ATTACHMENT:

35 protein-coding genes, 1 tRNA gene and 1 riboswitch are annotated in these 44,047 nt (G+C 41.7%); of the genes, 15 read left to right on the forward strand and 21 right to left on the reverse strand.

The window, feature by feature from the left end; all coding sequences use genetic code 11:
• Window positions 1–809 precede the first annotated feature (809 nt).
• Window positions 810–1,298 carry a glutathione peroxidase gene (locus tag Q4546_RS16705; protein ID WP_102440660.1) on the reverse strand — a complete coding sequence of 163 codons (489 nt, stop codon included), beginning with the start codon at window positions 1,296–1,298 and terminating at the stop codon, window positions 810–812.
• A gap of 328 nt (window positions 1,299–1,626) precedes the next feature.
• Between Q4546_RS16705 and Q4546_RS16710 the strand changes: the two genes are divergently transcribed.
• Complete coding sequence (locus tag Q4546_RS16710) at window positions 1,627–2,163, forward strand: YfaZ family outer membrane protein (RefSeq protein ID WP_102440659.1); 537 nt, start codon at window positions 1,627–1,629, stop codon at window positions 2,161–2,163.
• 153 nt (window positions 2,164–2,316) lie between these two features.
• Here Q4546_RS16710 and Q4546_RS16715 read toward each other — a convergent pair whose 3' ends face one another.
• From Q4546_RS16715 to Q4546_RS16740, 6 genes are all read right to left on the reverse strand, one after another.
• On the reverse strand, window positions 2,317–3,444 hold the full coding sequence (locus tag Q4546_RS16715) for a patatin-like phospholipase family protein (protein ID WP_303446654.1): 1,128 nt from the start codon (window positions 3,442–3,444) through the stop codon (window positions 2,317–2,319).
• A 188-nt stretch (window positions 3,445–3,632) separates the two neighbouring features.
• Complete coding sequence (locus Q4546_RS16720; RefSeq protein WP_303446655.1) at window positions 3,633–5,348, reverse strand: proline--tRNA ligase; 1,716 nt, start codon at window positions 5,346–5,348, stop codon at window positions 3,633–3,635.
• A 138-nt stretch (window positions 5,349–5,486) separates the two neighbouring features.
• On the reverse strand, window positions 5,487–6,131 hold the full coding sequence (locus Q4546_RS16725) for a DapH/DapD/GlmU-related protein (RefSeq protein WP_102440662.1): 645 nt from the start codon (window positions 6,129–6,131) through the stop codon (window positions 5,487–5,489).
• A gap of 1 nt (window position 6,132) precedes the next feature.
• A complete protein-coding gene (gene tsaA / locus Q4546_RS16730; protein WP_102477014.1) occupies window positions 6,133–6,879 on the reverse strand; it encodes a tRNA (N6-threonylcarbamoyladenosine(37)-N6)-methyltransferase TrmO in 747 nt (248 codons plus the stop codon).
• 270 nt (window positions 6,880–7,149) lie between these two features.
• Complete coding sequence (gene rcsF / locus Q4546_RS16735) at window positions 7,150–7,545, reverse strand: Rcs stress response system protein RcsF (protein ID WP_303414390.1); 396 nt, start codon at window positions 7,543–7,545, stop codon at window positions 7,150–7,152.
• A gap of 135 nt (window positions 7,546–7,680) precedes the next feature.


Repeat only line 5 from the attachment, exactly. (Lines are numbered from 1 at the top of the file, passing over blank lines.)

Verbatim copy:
• A gap of 328 nt (window positions 1,299–1,626) precedes the next feature.